Cup the wool egg in your hands, add a drop of dishsoap, and dip into the bowl of warm water.

Lift the wool egg out gently and start squeezing it between your hands, turning occasionally. Do this for a couple of minutes until the wool develops a felted skin. Start rolling the wool egg in your hands. Rolling…rolling…rolling….Roll the wool egg under your hand on the bubble wrap.

Bowls of soapy water and bubble wrap hold lots of potential for play!

To finish felting, roll the wool egg in the bubble wrap and roll for a few minutes.

Squeeze out any excess water and leave the wool eggs to dry.

Cut open the bottom of the wool egg in a cross. Squeeze out the egg. Fill with beans or rice.

Sew up the opening at the bottom of the feltie, leaving a small opening to insert the ribbons.  Tie your selected ribbons together  in a knot at one end, insert the knot into the opening in the feltie, then finish sewing up.  Be sure to stitches are tight so no beans will fall out and to secure the ribbons well!

Ready for flying!

Hold the feltie by the ends of the ribbon, wind up and toss and watch the feltie fall to the ground, ribbons flying brightly behind. Make a chalk target on the ground and see if you can get your flying feltie to land inside.  Toss and juggle with a friend….Hours of summertime flying fun!



Fiona Duthie

Fiona Duthie is a regular contributor to Living Crafts.

In her studio on Salt Spring Island, BC, she creates in a bountiful beauty of color, wool, and texture, inspired by the natural world. Fiona designs fine feltwork, felting and knitting patterns, gives workshops in natural craft, and runs her hand dyed, artisan fibre company, Kattikloo. You can read more about her fibers, projects and creative living at and on Facebook.

Posted by Fiona Duthie on Aug 21, 2011 10:04 AM | 37 Comments

Playhouse by Artful Parent

I don’t know how I ever missed this wonderful playhouse project posted on Artful Parent blog more than three months ago. Everything about it is so perfect. It is easy to sew. It is easy to recycle sheets, pants, table cloths and other items for making it. It is easy to store, and use! Every child uses the dining table or desks for making forts. Why not give them something to make it easier to play? Got some fabric? Go for it!

Posted by Living Crafts on Jan 14, 2011 09:41 AM | 3 Comments

Good Toys Bad Toys

This is a great discussion on toys by Touch the Future.

You’ll read two interviews on Good Toys – Bad Toys. The first on open-ended toys is with Jane Krejci, a grandmother, early childhood educator and former consultant to Brio Toys, USA. The second is with Dr. Toy … Stevanne Auerbach, Ph.D., an educator and author of Smart Play – Smart Toys, How to Raise a Child with a High PQ. We all know about IQ – the Intelligence Quotient. In Stevanna’s book she describes PQ, the Play Quotient: a child’s capacity to play which is actually related to intelligence. The more a species plays the greater their intelligence. A child’s play quotient depends on the parent’s ability to be playful. (I am now feeling bad about all those times I was not playful!)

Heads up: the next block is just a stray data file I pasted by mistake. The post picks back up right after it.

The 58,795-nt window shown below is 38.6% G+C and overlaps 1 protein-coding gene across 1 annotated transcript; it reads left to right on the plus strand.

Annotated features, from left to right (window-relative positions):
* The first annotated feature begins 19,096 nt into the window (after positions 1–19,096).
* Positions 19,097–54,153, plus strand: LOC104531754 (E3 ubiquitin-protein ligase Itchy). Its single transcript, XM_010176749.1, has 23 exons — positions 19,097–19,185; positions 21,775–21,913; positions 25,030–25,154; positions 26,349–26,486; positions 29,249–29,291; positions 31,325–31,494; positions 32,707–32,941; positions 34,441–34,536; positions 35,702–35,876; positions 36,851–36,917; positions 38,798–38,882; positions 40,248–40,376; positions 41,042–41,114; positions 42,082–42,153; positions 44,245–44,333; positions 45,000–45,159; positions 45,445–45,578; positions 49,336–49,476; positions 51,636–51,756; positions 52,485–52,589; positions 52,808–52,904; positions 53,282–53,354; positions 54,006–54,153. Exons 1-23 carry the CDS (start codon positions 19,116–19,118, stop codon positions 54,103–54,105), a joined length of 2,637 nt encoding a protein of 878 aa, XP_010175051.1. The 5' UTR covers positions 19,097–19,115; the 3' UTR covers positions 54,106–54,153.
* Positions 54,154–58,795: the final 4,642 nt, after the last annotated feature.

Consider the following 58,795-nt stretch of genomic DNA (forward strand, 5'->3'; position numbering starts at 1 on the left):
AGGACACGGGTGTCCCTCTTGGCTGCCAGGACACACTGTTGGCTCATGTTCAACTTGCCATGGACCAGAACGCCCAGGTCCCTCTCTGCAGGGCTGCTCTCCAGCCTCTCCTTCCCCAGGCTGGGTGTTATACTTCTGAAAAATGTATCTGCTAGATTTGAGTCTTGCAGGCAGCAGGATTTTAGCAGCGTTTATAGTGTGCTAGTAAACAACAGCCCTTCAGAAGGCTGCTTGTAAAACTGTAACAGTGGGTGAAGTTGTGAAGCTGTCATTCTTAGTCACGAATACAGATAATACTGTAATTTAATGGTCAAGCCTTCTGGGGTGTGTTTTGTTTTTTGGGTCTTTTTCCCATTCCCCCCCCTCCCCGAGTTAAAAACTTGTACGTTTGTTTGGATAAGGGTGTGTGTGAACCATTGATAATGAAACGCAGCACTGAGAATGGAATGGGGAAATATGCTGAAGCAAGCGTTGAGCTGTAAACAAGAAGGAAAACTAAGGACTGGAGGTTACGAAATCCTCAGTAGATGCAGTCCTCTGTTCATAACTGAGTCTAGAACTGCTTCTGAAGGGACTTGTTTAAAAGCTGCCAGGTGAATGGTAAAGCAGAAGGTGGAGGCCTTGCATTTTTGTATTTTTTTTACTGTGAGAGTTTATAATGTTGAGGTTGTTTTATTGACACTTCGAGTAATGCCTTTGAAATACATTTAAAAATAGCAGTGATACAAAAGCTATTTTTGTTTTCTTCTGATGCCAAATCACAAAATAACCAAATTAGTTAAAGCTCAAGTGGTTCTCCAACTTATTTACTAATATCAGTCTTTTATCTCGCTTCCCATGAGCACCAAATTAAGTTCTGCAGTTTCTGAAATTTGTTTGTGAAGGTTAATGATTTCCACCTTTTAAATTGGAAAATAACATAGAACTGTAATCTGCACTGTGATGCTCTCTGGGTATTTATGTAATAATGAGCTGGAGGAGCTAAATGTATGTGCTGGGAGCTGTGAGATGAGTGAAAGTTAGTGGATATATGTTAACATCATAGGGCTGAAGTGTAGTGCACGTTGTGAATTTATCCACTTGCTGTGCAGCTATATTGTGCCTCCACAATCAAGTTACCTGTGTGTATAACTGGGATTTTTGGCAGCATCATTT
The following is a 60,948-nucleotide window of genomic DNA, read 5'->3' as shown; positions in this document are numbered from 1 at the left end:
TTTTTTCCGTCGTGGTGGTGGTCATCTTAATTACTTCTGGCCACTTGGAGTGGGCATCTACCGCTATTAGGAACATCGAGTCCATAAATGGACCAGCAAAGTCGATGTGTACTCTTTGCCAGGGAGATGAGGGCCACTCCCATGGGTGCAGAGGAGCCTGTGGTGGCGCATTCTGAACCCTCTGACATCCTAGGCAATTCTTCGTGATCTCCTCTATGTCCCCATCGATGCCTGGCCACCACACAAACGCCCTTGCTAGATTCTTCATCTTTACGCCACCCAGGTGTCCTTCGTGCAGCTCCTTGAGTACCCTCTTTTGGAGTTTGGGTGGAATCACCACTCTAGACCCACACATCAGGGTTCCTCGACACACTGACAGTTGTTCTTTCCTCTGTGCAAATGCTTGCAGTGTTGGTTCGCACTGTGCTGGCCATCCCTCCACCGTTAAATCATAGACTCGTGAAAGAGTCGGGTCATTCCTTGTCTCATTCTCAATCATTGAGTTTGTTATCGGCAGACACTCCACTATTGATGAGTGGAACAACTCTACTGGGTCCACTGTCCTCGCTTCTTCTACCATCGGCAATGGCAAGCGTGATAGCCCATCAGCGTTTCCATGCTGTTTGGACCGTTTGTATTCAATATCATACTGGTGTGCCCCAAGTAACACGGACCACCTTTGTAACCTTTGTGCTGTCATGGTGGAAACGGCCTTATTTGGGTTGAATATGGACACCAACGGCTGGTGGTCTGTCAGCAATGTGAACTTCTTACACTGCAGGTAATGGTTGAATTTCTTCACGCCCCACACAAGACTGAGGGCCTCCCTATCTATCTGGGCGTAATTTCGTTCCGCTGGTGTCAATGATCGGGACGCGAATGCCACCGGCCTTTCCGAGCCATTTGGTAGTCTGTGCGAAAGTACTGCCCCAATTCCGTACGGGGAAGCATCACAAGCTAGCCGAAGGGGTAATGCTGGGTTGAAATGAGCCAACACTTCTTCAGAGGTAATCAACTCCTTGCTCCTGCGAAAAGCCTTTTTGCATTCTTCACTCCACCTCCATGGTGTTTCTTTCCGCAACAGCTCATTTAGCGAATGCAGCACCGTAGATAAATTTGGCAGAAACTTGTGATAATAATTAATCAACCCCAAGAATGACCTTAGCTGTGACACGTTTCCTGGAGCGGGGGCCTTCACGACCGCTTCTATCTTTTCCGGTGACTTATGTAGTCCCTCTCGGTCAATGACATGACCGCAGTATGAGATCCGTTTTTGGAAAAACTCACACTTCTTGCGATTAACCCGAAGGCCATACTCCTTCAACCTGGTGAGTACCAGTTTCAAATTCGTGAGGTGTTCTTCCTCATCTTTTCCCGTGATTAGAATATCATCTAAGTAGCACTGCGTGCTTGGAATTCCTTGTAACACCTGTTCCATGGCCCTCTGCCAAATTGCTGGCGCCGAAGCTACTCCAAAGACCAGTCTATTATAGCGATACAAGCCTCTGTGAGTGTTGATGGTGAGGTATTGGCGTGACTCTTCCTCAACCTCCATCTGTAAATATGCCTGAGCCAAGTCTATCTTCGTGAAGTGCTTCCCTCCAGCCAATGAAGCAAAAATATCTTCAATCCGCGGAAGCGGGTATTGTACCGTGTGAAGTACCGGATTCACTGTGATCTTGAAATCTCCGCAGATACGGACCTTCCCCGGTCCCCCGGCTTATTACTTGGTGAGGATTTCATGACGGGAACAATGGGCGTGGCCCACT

I’d love to hear from you on your thoughts about it, and how it relates to your family.



Posted by Living Crafts on Dec 19, 2010 05:32 AM | No Comments

Wooden Tops

by Fiona Duthie

These wooden tops are easy to make and fun to use! Make them with your children by putting them together but letting the kids do the coloring and painting (or help them complete the entire process). Over the years, my children have spent hours and hours with these toys, making up games with the tops as characters and seeing how long they can keep them spinning.

Wooden Tops


  • 2.5″ wooden wheel
  • wooden dowel 3/8″ wide x 3″ long
  • wood glue
  • optional: watercolor paints, pencil crayons

You can use any size of wooden wheel for these tops. Adjust the dowel size to the hole in the wheel – it should be a tight fit.

Wooden wheels are available through many crafts stores and online at specialty woodworking shops such as:

Cut 3/8″ dowel into 3″ lengths. Sharpen one end with a pencil sharpener. The tip should be a little flat at the end – not completely pointed as for a pencil. Lightly sand the flat end of the dowel to smooth the cut edge. Push the dowel through the hole in the wheel. The closer the wheel is to the point, the more evenly it will spin; the further away, the more wildly.  If your dowel is a tight fit, you can test it in different spots to get the spin you would like. Once you have the placement, remove the wheel, apply a small amount of wood glue inside the wheel hole, and push the dowel through to that placement point. Wipe away any excess glue with a damp cloth and leave to dry for an hour. If desired, paint the surface with watercolor paints or color with pencil crayons. Let the spinning begin!

Wooden Tops

Wooden Tops

Posted by Living Crafts on Dec 14, 2010 08:08 AM | 4 Comments